Office 365 has a lot of great security and content management capabilities, but to effectively use them, they can still require a great deal of manual effort.

And that’s not all, Hunter says. “Another challenge is that Microsoft team owners have a great deal of control over not just settings in the team, but also to all the power and settings of the SharePoint site behind the team. Organizations can control who can or can’t create teams, but balancing this delegated administration can be very difficult. Any user trusted with creating and maintaining workspaces needs training to understand how to maintain the content within that workspace as well as who should be able to access or allow access. Some organizations try to setup existing teams and resources to handle this administration with improvised task management and service delivery tools, but many organizations right now feel overwhelmed with the administrative challenges that all of this can present."

So, why does governance feel like such a burden?

Still, governance feels more of a burden than an opportunity for many and perhaps most of us who work either in the technical or management side of IT. Isn’t governance just about restricting users? Or can the coin be flipped and ways found out to leverage governance instead for empowering them?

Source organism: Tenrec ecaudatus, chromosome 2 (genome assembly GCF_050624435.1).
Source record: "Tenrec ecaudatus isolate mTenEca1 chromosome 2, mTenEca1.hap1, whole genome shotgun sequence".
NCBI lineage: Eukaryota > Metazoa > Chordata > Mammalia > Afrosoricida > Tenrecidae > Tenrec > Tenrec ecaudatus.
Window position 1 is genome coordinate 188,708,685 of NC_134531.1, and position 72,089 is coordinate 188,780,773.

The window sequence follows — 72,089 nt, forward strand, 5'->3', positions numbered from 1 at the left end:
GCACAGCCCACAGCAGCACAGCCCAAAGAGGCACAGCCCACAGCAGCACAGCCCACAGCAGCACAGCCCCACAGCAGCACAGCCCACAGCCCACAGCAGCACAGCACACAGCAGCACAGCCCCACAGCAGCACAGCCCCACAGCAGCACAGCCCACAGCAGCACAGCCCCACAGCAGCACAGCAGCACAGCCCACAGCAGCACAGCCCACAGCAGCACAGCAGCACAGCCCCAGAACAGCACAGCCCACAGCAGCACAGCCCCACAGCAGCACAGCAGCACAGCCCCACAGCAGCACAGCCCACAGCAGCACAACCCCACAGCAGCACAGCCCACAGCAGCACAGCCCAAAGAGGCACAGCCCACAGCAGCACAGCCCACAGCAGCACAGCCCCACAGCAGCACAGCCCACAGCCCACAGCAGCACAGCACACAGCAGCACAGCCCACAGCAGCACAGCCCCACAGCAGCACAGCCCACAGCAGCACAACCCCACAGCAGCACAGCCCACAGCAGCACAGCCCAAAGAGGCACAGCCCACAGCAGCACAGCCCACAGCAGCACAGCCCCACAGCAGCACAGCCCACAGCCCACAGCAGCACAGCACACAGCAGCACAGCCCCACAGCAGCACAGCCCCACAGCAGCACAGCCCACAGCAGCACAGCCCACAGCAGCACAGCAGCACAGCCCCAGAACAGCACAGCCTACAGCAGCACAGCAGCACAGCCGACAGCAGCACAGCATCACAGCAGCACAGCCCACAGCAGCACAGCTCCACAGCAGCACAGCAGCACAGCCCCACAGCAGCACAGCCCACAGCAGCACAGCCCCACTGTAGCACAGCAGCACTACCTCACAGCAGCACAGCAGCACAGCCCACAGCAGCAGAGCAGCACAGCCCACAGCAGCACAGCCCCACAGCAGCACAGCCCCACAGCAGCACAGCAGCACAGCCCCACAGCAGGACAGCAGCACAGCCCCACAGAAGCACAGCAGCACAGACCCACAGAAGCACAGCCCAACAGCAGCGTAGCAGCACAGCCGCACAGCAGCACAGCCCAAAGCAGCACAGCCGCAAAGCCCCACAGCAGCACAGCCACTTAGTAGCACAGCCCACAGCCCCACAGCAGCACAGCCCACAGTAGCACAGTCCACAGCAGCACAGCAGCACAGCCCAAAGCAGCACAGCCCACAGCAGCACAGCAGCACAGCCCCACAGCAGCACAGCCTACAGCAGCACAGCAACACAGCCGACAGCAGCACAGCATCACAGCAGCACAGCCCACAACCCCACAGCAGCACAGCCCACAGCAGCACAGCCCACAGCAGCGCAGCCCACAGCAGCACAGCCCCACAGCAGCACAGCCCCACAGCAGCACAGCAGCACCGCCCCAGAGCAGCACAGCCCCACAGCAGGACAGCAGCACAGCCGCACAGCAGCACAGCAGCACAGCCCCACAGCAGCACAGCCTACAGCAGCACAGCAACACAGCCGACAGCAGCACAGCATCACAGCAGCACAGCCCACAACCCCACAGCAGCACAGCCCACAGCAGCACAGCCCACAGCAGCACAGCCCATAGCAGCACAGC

If properly applied, governance can drastically increase productivity while reducing risk at the same time.

I finished off my chat with Hunter by posing these questions to him and he replied with some insightful comments. “We like to say that brakes weren’t invented to make cars go slow but to add control so that they can go faster, safely. If properly applied, governance can drastically increase productivity while reducing risk at the same time. There are some governance tools like AvePoint’s Cloud Governance, for instance, that can make it easier for users to take the right actions, and streamline the organization’s governance of the content in Office 365. This reduces both the burden of the IT teams in the organization and allows users to remain in policy while not being inhibited with bottlenecks that slow down day to day tasks. So with enough planning, user training and proper application of the right tools, it can be easy to apply governance in ways that let users take advantage of new features like those available in Teams to work more efficiently — while also letting IT and security teams sleep at night.”

And more sleep at night is certainly what those of us who work in IT/MIS need these days!

Featured image: Shutterstock

Mitch Tulloch

Mitch Tulloch is a widely recognized expert on Windows Server and cloud technologies who has written more than a thousand articles and has authored or been series editor for over 50 books for Microsoft Press. He is a twelve-time recipient of the Microsoft Most Valuable Professional (MVP) award in the technical category of Cloud and Datacenter Management.

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Mitch Tulloch